British Official Veterinarians can no longer issue pet passports or make an entry in an EU issued pet passport. To obtain a new Animal Health Certificate, in replacement of a pet passport, you will need to book an appointment with one of our vets. Check that the vet you will be seeing has OV (Official Veterinarian) status to legally provide an Animal Health Certificate and will be available on the day of your appointment. Most of our vets do have this qualification (which they must renew periodically) but please do make sure that our receptionists are aware that you will need certain documents that only they can sign.
Animal Health Certificate Criteria
Your pet will receive a full health check to ensure that they have no health concerns and are fit to be granted an Animal Health Certificate to travel. They must be over the age of 15-16 weeks (this varies between EU countries) at the time of travelling; this is to help prevent illegal movement of puppies and kittens and must not be travelling for commercial reasons such as buying or selling a pet.
Hopefully, your pet is already microchipped (it is UK law to have your dog microchipped), but if not, they will need one placed in the scruff of their neck for identification purposed. The number will be recorded in their Animal Health Certificate, along with a written description of them.
Your pet will then need to have a vaccination against Rabies. If the vaccination is given in the UK, it usually lasts 3 years before they require a booster. However, the vaccine can take a few weeks to become fully effective. As a result, your pet cannot travel to EU countries until 21 days after the Rabies vaccination, return to the UK until 21 days have passed after having the rabies vaccination when travelling from EU and listed countries. This means it is sensible to get everything done at least a month or more in advance of your planned trip. If you are travelling further abroad, you may need to prepare months in advance of travel.
You also need to consider that your pet will be required to travel via an approved transport route and with an approved company. Additionally, you will have to travel with them – if this is not possible, you will need additional paperwork to allow another person to accompany them.
We strongly advise that you research the potential parasite and disease threats in the country you are travelling to, to ensure your pets are protected. For most countries, tick cover would be strongly recommended as they carry several significant diseases; in southern Europe, dogs should also have sandfly protection to reduce the risk of heartworm and Leishmaniasis.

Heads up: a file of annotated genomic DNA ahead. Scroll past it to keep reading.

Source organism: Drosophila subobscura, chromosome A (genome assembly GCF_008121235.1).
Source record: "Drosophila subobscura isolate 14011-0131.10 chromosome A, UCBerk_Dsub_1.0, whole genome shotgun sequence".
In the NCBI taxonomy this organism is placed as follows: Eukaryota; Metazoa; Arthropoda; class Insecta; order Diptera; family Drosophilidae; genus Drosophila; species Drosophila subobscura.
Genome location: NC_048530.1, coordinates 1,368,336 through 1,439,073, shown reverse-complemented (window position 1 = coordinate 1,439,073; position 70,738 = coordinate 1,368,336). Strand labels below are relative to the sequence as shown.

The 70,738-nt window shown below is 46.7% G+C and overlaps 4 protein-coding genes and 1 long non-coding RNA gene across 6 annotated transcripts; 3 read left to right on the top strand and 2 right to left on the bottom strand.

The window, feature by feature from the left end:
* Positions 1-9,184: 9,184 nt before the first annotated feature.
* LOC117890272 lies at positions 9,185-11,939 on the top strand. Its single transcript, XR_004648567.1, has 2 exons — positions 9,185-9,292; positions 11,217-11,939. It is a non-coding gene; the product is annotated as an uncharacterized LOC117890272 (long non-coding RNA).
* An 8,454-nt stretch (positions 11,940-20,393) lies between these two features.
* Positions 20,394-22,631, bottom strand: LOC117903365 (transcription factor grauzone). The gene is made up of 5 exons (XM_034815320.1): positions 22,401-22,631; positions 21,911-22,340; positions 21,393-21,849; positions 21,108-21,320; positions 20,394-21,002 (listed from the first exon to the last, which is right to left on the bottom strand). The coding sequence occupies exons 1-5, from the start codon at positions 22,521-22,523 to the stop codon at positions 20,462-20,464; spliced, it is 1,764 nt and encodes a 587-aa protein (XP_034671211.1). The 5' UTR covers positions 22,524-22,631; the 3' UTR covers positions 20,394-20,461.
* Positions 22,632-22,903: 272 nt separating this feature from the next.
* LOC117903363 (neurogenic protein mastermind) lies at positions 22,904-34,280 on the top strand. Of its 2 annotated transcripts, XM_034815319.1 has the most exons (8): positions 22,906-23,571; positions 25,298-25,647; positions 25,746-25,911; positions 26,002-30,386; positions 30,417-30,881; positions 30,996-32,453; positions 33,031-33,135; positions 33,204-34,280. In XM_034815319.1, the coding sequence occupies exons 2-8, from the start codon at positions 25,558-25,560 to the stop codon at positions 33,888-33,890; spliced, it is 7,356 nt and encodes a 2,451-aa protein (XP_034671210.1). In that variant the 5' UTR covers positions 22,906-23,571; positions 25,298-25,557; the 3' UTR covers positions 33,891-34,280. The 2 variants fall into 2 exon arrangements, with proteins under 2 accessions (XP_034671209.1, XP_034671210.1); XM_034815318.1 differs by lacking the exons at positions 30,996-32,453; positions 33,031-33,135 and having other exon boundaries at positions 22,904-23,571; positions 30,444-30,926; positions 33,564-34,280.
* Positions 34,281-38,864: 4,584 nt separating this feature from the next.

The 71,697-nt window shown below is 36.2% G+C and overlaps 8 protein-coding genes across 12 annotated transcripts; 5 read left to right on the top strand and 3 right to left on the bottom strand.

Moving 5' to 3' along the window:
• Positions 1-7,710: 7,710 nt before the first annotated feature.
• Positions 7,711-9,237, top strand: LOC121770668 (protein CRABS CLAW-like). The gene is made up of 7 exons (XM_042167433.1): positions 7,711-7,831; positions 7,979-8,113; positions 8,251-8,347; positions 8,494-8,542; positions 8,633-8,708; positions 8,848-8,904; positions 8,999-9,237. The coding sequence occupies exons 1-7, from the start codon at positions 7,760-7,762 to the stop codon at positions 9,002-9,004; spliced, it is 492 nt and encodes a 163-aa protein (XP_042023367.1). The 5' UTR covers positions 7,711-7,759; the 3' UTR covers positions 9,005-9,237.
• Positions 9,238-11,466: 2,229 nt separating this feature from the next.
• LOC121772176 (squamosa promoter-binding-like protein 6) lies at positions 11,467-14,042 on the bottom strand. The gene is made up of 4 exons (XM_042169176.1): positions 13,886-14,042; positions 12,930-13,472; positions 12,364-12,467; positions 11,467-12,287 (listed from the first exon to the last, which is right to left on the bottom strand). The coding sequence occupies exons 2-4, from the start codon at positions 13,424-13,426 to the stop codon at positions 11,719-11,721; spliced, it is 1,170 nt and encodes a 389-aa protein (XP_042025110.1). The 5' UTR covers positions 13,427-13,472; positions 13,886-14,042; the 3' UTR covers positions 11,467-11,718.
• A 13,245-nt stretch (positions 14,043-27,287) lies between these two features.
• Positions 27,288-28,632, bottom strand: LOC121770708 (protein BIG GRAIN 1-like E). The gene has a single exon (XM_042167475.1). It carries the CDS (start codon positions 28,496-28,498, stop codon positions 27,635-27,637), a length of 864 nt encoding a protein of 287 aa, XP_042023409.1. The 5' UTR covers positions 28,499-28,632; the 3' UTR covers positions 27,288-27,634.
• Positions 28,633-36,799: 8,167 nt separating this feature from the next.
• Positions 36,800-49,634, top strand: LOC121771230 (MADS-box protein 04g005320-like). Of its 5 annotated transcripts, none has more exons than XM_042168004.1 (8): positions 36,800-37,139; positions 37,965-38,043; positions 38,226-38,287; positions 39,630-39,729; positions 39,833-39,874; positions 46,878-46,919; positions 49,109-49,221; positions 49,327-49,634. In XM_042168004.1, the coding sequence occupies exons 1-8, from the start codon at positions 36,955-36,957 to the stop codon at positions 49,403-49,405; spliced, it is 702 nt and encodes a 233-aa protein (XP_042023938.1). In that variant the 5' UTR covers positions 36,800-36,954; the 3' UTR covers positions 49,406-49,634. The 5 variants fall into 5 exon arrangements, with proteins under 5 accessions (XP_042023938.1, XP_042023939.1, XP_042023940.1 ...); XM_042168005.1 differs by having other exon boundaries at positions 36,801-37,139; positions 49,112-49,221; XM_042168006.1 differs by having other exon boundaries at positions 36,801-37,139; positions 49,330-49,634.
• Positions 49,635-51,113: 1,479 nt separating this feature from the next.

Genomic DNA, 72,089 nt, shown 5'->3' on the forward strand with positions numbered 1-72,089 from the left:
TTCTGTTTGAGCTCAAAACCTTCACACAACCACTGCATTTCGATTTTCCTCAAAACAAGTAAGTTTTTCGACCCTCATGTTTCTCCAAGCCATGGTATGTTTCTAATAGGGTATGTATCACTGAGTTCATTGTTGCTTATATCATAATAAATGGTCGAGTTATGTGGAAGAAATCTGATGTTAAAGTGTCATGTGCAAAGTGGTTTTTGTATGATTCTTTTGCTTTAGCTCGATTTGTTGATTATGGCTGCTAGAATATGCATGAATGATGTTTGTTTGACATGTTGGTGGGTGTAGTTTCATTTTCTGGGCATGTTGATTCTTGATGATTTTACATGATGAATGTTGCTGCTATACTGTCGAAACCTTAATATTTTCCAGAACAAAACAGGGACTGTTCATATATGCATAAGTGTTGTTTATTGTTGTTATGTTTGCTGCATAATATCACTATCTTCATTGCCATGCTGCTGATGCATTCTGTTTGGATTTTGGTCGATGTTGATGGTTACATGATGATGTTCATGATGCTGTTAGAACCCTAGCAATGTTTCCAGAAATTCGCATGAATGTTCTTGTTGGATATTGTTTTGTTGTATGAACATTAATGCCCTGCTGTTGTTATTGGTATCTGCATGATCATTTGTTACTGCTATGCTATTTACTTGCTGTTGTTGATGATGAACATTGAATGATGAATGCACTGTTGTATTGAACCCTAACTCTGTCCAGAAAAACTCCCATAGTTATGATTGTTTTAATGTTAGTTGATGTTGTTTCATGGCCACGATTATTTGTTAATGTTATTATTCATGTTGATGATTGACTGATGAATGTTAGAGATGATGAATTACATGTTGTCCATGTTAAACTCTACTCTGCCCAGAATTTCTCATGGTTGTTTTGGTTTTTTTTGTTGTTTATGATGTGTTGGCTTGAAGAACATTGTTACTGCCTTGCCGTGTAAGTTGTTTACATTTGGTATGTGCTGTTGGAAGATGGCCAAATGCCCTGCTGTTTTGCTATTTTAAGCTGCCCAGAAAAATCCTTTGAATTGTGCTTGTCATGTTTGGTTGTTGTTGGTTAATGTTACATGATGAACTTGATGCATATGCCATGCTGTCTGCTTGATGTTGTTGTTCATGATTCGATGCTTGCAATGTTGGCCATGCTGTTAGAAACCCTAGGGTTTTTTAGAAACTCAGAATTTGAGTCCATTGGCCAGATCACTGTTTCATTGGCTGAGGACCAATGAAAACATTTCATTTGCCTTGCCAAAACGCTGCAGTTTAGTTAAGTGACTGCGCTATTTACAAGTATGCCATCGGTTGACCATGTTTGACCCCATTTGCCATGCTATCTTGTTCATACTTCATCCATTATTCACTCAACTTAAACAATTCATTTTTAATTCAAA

Failure to meet regulations could result in your pet being quarantined on returning to the UK – which could potentially be months, so do check the gov.uk website for the most up-to-date information.
Need more advice? Give us a ring and we will be able to point you in the right direction!
Fireworks season is fast approaching and although we may enjoy it as humans, it may be a little stressful for our furry friends. See below our advice on keeping your pet happy and safe during this time, or have a look at our top 10 tips on keeping your pet safe this firework season.
Keep dogs and cats inside when fireworks are being let off.
Close all windows and doors and block off cat flaps to stop pets escaping and to keep noise to a minimum. Draw the curtains, and if the animals are used to the particular sounds of TV or radio, switch them on.
Make sure your pet is microchipped so should they run away you are more likely to be reunited with them.
Walk your dog while fireworks are going off.
Leave or tie your dog up outside while fireworks are being let off.
Take your dog to a firework display. Even if your dog does not bark or whimper at fireworks it doesn’t mean they are happy.
Shout at your pet if they are frightened as this will only make them more distressed.
To further minimise distress, we suggest you install an Adaptil® diffuser in your home. The Adaptil® diffuser works like a plug-in air freshener, continuously releasing an odourless natural pheromone which helps to keep your pet feeling safe and calm. The diffuser contains a natural solution and there is no sedative effect. Xylkene® is an oral tablet which can also be used to help relieve anxiety without the use of potentially sedative drugs. In severe cases we may need to prescribe a sedative. Please discuss this with one of our veterinary surgeons.